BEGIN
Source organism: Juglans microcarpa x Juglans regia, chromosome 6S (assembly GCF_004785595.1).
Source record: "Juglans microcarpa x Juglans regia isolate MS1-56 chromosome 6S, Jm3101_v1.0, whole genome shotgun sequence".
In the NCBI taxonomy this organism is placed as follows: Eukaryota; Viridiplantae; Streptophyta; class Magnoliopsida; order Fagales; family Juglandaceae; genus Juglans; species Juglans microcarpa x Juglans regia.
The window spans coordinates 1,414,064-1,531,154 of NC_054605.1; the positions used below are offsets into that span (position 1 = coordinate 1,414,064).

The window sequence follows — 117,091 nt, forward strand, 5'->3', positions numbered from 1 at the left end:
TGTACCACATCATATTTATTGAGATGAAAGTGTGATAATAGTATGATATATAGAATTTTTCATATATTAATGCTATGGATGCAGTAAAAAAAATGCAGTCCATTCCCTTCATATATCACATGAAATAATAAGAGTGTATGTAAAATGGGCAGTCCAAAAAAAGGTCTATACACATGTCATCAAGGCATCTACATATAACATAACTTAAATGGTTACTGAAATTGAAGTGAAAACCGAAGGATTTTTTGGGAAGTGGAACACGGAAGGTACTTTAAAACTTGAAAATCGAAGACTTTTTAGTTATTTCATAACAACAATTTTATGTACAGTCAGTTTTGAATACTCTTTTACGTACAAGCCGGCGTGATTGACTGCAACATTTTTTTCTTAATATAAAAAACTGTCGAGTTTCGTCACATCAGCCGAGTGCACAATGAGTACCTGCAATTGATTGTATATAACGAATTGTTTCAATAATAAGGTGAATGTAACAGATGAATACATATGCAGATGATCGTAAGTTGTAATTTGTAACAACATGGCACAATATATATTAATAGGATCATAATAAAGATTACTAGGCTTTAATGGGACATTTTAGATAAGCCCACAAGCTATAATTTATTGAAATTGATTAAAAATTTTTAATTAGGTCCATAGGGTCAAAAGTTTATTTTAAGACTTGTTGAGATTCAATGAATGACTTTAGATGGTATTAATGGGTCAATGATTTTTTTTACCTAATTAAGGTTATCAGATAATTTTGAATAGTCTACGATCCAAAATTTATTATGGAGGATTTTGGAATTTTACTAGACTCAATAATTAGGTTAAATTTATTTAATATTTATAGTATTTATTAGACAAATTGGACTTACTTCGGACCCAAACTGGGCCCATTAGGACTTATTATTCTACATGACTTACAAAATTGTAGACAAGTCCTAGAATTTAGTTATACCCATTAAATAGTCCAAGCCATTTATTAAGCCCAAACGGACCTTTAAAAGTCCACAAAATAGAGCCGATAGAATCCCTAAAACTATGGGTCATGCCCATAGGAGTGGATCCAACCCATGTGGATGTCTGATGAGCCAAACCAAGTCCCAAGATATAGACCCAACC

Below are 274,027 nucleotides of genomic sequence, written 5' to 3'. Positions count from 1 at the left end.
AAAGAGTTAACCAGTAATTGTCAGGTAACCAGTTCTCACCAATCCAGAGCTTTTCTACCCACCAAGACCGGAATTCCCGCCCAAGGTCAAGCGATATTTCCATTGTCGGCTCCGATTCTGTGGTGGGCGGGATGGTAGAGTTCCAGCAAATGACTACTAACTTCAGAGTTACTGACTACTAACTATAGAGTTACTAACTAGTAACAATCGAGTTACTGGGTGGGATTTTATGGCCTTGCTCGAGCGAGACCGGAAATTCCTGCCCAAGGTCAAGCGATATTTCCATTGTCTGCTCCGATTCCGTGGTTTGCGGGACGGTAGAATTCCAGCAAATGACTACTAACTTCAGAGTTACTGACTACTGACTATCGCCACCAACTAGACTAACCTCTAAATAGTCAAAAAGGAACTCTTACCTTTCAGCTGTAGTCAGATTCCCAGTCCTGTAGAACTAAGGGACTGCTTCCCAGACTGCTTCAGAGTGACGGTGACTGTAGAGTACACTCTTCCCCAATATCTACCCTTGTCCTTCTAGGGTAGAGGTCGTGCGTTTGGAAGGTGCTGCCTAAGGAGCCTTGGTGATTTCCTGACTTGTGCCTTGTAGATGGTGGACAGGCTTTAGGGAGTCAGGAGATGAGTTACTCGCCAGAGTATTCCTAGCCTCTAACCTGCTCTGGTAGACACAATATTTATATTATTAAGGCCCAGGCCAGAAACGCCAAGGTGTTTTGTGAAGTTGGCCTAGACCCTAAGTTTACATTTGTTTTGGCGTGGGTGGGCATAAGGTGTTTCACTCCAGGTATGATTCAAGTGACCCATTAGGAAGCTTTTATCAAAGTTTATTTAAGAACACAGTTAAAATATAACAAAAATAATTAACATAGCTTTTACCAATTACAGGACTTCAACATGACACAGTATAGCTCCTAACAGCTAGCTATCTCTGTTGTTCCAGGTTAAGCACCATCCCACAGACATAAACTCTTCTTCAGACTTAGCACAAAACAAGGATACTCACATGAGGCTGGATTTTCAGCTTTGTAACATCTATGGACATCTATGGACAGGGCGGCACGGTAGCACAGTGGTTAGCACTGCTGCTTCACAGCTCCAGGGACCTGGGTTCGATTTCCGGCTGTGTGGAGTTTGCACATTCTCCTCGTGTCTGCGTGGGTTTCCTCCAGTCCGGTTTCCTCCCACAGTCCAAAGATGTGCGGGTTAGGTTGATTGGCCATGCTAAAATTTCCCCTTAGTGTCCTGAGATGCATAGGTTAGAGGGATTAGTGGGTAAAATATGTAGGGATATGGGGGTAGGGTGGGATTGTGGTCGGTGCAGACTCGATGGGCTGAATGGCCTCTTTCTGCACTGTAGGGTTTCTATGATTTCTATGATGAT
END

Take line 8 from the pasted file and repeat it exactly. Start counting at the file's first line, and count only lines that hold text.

AAAGAGTTAACCAGTAATTGTCAGGTAACCAGTTCTCACCAATCCAGAGCTTTTCTACCCACCAAGACCGGAATTCCCGCCCAAGGTCAAGCGATATTTCCATTGTCGGCTCCGATTCTGTGGTGGGCGGGATGGTAGAGTTCCAGCAAATGACTACTAACTTCAGAGTTACTGACTACTAACTATAGAGTTACTAACTAGTAACAATCGAGTTACTGGGTGGGATTTTATGGCCTTGCTCGAGCGAGACCGGAAATTCCTGCCCAAGGTCAAGCGATATTTCCATTGTCTGCTCCGATTCCGTGGTTTGCGGGACGGTAGAATTCCAGCAAATGACTACTAACTTCAGAGTTACTGACTACTGACTATCGCCACCAACTAGACTAACCTCTAAATAGTCAAAAAGGAACTCTTACCTTTCAGCTGTAGTCAGATTCCCAGTCCTGTAGAACTAAGGGACTGCTTCCCAGACTGCTTCAGAGTGACGGTGACTGTAGAGTACACTCTTCCCCAATATCTACCCTTGTCCTTCTAGGGTAGAGGTCGTGCGTTTGGAAGGTGCTGCCTAAGGAGCCTTGGTGATTTCCTGACTTGTGCCTTGTAGATGGTGGACAGGCTTTAGGGAGTCAGGAGATGAGTTACTCGCCAGAGTATTCCTAGCCTCTAACCTGCTCTGGTAGACACAATATTTATATTATTAAGGCCCAGGCCAGAAACGCCAAGGTGTTTTGTGAAGTTGGCCTAGACCCTAAGTTTACATTTGTTTTGGCGTGGGTGGGCATAAGGTGTTTCACTCCAGGTATGATTCAAGTGACCCATTAGGAAGCTTTTATCAAAGTTTATTTAAGAACACAGTTAAAATATAACAAAAATAATTAACATAGCTTTTACCAATTACAGGACTTCAACATGACACAGTATAGCTCCTAACAGCTAGCTATCTCTGTTGTTCCAGGTTAAGCACCATCCCACAGACATAAACTCTTCTTCAGACTTAGCACAAAACAAGGATACTCACATGAGGCTGGATTTTCAGCTTTGTAACATCTATGGACATCTATGGACAGGGCGGCACGGTAGCACAGTGGTTAGCACTGCTGCTTCACAGCTCCAGGGACCTGGGTTCGATTTCCGGCTGTGTGGAGTTTGCACATTCTCCTCGTGTCTGCGTGGGTTTCCTCCAGTCCGGTTTCCTCCCACAGTCCAAAGATGTGCGGGTTAGGTTGATTGGCCATGCTAAAATTTCCCCTTAGTGTCCTGAGATGCATAGGTTAGAGGGATTAGTGGGTAAAATATGTAGGGATATGGGGGTAGGGTGGGATTGTGGTCGGTGCAGACTCGATGGGCTGAATGGCCTCTTTCTGCACTGTAGGGTTTCTATGATTTCTATGATGAT